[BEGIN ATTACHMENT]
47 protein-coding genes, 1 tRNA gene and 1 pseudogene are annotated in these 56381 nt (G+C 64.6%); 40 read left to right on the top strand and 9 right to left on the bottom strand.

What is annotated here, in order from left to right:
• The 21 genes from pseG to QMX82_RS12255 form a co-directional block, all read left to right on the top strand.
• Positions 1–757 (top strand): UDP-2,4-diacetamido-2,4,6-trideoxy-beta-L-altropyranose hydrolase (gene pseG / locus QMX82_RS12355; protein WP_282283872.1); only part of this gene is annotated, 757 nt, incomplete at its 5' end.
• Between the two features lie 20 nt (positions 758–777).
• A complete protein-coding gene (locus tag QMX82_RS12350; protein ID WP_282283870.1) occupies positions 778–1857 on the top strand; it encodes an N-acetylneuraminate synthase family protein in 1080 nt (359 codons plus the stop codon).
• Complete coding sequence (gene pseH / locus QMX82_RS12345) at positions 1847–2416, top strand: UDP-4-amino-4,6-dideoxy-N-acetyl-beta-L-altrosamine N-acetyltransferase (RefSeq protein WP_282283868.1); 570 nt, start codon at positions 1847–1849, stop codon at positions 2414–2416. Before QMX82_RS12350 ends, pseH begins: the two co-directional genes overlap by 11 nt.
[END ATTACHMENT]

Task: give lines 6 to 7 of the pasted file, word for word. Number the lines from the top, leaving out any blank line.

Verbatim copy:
• A complete protein-coding gene (locus tag QMX82_RS12350; protein ID WP_282283870.1) occupies positions 778–1857 on the top strand; it encodes an N-acetylneuraminate synthase family protein in 1080 nt (359 codons plus the stop codon).
• Complete coding sequence (gene pseH / locus QMX82_RS12345) at positions 1847–2416, top strand: UDP-4-amino-4,6-dideoxy-N-acetyl-beta-L-altrosamine N-acetyltransferase (RefSeq protein WP_282283868.1); 570 nt, start codon at positions 1847–1849, stop codon at positions 2414–2416. Before QMX82_RS12350 ends, pseH begins: the two co-directional genes overlap by 11 nt.